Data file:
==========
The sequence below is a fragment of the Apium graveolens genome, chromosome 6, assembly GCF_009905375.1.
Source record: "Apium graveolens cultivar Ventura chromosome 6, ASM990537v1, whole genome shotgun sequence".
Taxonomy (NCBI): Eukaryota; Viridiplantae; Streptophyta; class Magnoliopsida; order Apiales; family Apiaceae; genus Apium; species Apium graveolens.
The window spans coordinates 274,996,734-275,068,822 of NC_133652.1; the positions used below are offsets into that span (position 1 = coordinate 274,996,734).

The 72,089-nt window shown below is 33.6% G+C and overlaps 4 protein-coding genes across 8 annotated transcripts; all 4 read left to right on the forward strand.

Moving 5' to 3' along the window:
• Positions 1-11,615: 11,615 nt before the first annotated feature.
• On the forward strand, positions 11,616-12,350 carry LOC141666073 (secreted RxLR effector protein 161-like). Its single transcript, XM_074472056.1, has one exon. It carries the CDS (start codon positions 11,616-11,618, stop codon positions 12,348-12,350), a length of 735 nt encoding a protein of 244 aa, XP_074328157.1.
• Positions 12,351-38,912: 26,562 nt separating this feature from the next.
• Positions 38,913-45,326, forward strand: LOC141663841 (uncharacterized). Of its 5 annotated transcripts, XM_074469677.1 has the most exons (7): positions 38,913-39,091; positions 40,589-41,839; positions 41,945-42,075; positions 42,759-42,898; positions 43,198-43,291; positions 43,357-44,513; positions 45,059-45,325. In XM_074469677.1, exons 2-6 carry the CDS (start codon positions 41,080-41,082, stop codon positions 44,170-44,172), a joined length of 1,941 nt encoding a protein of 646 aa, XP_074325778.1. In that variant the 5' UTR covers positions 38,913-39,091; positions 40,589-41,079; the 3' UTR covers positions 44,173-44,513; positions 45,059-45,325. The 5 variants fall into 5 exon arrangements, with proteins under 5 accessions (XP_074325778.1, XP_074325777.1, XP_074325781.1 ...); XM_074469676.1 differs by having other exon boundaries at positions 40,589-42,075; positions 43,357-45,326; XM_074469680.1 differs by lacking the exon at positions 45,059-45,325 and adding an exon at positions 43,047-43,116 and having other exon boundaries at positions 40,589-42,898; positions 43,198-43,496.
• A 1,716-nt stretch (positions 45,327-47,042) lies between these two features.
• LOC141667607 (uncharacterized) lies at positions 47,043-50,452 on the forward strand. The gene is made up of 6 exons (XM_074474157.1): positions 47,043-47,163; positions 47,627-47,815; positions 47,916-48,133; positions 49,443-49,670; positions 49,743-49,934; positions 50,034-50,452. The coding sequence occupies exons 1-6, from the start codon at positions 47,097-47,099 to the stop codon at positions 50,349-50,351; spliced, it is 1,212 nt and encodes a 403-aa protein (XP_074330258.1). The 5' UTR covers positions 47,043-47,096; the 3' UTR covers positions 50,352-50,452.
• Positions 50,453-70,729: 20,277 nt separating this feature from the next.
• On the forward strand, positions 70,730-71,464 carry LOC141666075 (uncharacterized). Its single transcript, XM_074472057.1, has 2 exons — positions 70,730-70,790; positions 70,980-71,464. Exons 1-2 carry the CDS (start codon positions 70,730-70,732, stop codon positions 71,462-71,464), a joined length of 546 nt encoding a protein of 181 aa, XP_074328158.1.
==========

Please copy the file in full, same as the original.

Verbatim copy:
The sequence below is a fragment of the Apium graveolens genome, chromosome 6, assembly GCF_009905375.1.
Source record: "Apium graveolens cultivar Ventura chromosome 6, ASM990537v1, whole genome shotgun sequence".
Taxonomy (NCBI): Eukaryota; Viridiplantae; Streptophyta; class Magnoliopsida; order Apiales; family Apiaceae; genus Apium; species Apium graveolens.
The window spans coordinates 274,996,734-275,068,822 of NC_133652.1; the positions used below are offsets into that span (position 1 = coordinate 274,996,734).

The 72,089-nt window shown below is 33.6% G+C and overlaps 4 protein-coding genes across 8 annotated transcripts; all 4 read left to right on the forward strand.

Moving 5' to 3' along the window:
• Positions 1-11,615: 11,615 nt before the first annotated feature.
• On the forward strand, positions 11,616-12,350 carry LOC141666073 (secreted RxLR effector protein 161-like). Its single transcript, XM_074472056.1, has one exon. It carries the CDS (start codon positions 11,616-11,618, stop codon positions 12,348-12,350), a length of 735 nt encoding a protein of 244 aa, XP_074328157.1.
• Positions 12,351-38,912: 26,562 nt separating this feature from the next.
• Positions 38,913-45,326, forward strand: LOC141663841 (uncharacterized). Of its 5 annotated transcripts, XM_074469677.1 has the most exons (7): positions 38,913-39,091; positions 40,589-41,839; positions 41,945-42,075; positions 42,759-42,898; positions 43,198-43,291; positions 43,357-44,513; positions 45,059-45,325. In XM_074469677.1, exons 2-6 carry the CDS (start codon positions 41,080-41,082, stop codon positions 44,170-44,172), a joined length of 1,941 nt encoding a protein of 646 aa, XP_074325778.1. In that variant the 5' UTR covers positions 38,913-39,091; positions 40,589-41,079; the 3' UTR covers positions 44,173-44,513; positions 45,059-45,325. The 5 variants fall into 5 exon arrangements, with proteins under 5 accessions (XP_074325778.1, XP_074325777.1, XP_074325781.1 ...); XM_074469676.1 differs by having other exon boundaries at positions 40,589-42,075; positions 43,357-45,326; XM_074469680.1 differs by lacking the exon at positions 45,059-45,325 and adding an exon at positions 43,047-43,116 and having other exon boundaries at positions 40,589-42,898; positions 43,198-43,496.
• A 1,716-nt stretch (positions 45,327-47,042) lies between these two features.
• LOC141667607 (uncharacterized) lies at positions 47,043-50,452 on the forward strand. The gene is made up of 6 exons (XM_074474157.1): positions 47,043-47,163; positions 47,627-47,815; positions 47,916-48,133; positions 49,443-49,670; positions 49,743-49,934; positions 50,034-50,452. The coding sequence occupies exons 1-6, from the start codon at positions 47,097-47,099 to the stop codon at positions 50,349-50,351; spliced, it is 1,212 nt and encodes a 403-aa protein (XP_074330258.1). The 5' UTR covers positions 47,043-47,096; the 3' UTR covers positions 50,352-50,452.
• Positions 50,453-70,729: 20,277 nt separating this feature from the next.
• On the forward strand, positions 70,730-71,464 carry LOC141666075 (uncharacterized). Its single transcript, XM_074472057.1, has 2 exons — positions 70,730-70,790; positions 70,980-71,464. Exons 1-2 carry the CDS (start codon positions 70,730-70,732, stop codon positions 71,462-71,464), a joined length of 546 nt encoding a protein of 181 aa, XP_074328158.1.